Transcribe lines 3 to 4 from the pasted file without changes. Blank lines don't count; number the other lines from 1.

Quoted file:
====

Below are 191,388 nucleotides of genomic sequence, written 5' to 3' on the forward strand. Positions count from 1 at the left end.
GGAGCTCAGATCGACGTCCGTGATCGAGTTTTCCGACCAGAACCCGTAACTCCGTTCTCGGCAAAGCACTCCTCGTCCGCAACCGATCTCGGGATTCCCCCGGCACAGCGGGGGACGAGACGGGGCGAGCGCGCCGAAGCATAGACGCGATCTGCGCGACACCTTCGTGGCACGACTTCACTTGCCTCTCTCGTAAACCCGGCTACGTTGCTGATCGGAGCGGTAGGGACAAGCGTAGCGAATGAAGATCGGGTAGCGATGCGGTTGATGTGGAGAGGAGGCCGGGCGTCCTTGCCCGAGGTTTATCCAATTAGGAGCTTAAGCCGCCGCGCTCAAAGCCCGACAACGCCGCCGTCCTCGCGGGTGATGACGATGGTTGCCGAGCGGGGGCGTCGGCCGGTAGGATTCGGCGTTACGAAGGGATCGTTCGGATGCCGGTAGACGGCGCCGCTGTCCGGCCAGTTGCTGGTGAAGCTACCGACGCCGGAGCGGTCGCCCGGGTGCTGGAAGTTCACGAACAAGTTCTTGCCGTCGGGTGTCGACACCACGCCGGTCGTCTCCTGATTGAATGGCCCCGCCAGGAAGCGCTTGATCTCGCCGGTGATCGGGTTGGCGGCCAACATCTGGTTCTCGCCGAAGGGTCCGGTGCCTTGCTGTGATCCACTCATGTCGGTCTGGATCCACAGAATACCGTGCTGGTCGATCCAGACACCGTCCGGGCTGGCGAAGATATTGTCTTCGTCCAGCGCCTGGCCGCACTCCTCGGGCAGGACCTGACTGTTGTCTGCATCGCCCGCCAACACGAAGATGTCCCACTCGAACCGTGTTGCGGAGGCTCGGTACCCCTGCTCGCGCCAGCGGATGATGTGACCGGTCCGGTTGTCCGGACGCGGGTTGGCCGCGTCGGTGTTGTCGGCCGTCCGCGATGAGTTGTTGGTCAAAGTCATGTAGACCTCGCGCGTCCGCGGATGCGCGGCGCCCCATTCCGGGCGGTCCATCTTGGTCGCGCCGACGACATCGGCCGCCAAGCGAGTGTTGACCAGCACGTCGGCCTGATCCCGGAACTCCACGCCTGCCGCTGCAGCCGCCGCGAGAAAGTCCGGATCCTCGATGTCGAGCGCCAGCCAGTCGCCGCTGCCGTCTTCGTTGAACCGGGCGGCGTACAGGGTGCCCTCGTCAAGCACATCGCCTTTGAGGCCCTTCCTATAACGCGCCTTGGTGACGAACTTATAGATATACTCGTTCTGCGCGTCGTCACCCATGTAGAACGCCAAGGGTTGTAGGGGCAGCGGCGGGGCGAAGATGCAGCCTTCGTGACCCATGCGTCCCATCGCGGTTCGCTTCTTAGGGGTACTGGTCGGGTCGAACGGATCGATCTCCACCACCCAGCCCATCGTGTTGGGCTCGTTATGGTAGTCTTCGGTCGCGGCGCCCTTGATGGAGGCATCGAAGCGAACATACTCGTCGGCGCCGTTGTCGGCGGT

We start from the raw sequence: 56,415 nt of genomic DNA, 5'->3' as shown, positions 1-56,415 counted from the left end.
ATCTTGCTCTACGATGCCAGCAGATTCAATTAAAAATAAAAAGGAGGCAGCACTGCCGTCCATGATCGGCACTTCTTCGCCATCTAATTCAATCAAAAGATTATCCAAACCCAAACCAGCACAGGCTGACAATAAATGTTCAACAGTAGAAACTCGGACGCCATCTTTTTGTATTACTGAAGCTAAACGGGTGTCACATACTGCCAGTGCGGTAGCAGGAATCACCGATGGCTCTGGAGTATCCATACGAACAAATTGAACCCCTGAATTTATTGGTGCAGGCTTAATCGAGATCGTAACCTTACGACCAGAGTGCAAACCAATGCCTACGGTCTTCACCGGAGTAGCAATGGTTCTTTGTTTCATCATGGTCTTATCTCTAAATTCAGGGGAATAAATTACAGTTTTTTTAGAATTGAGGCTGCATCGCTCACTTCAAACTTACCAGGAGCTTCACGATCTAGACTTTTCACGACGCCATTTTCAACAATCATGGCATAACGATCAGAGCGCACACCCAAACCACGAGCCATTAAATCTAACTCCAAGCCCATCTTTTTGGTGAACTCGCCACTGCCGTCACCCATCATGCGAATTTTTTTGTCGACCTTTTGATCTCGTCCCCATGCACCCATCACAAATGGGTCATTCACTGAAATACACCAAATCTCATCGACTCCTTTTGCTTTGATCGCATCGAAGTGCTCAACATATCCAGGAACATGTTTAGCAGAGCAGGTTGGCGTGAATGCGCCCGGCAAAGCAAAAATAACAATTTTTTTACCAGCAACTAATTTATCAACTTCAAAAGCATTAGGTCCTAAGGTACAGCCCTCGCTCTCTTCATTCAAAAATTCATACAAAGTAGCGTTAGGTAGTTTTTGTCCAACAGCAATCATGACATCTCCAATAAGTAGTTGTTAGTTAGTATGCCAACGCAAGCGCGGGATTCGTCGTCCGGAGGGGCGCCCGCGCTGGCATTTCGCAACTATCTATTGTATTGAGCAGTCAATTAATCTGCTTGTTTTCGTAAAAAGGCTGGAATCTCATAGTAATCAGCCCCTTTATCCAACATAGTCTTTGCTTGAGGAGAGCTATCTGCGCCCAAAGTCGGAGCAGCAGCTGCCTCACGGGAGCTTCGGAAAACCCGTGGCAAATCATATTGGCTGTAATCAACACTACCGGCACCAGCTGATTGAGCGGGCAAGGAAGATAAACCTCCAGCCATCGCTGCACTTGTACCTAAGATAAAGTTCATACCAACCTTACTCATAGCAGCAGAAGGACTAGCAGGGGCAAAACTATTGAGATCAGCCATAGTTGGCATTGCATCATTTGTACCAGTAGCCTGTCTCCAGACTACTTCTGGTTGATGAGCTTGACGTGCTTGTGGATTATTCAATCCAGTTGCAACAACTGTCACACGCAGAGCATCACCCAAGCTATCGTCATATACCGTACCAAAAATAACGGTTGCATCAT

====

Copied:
We start from the raw sequence: 56,415 nt of genomic DNA, 5'->3' as shown, positions 1-56,415 counted from the left end.
ATCTTGCTCTACGATGCCAGCAGATTCAATTAAAAATAAAAAGGAGGCAGCACTGCCGTCCATGATCGGCACTTCTTCGCCATCTAATTCAATCAAAAGATTATCCAAACCCAAACCAGCACAGGCTGACAATAAATGTTCAACAGTAGAAACTCGGACGCCATCTTTTTGTATTACTGAAGCTAAACGGGTGTCACATACTGCCAGTGCGGTAGCAGGAATCACCGATGGCTCTGGAGTATCCATACGAACAAATTGAACCCCTGAATTTATTGGTGCAGGCTTAATCGAGATCGTAACCTTACGACCAGAGTGCAAACCAATGCCTACGGTCTTCACCGGAGTAGCAATGGTTCTTTGTTTCATCATGGTCTTATCTCTAAATTCAGGGGAATAAATTACAGTTTTTTTAGAATTGAGGCTGCATCGCTCACTTCAAACTTACCAGGAGCTTCACGATCTAGACTTTTCACGACGCCATTTTCAACAATCATGGCATAACGATCAGAGCGCACACCCAAACCACGAGCCATTAAATCTAACTCCAAGCCCATCTTTTTGGTGAACTCGCCACTGCCGTCACCCATCATGCGAATTTTTTTGTCGACCTTTTGATCTCGTCCCCATGCACCCATCACAAATGGGTCATTCACTGAAATACACCAAATCTCATCGACTCCTTTTGCTTTGATCGCATCGAAGTGCTCAACATATCCAGGAACATGTTTAGCAGAGCAGGTTGGCGTGAATGCGCCCGGCAAAGCAAAAATAACAATTTTTTTACCAGCAACTAATTTATCAACTTCAAAAGCATTAGGTCCTAAGGTACAGCCCTCGCTCTCTTCATTCAAAAATTCATACAAAGTAGCGTTAGGTAGTTTTTGTCCAACAGCAATCATGACATCTCCAATAAGTAGTTGTTAGTTAGTATGCCAACGCAAGCGCGGGATTCGTCGTCCGGAGGGGCGCCCGCGCTGGCATTTCGCAACTATCTATTGTATTGAGCAGTCAATTAATCTGCTTGTTTTCGTAAAAAGGCTGGAATCTCATAGTAATCAGCCCCTTTATCCAACATAGTCTTTGCTTGAGGAGAGCTATCTGCGCCCAAAGTCGGAGCAGCAGCTGCCTCACGGGAGCTTCGGAAAACCCGTGGCAAATCATATTGGCTGTAATCAACACTACCGGCACCAGCTGATTGAGCGGGCAAGGAAGATAAACCTCCAGCCATCGCTGCACTTGTACCTAAGATAAAGTTCATACCAACCTTACTCATAGCAGCAGAAGGACTAGCAGGGGCAAAACTATTGAGATCAGCCATAGTTGGCATTGCATCATTTGTACCAGTAGCCTGTCTCCAGACTACTTCTGGTTGATGAGCTTGACGTGCTTGTGGATTATTCAATCCAGTTGCAACAACTGTCACACGCAGAGCATCACCCAAGCTATCGTCATATACCGTACCAAAAATAACGGTTGCATCAT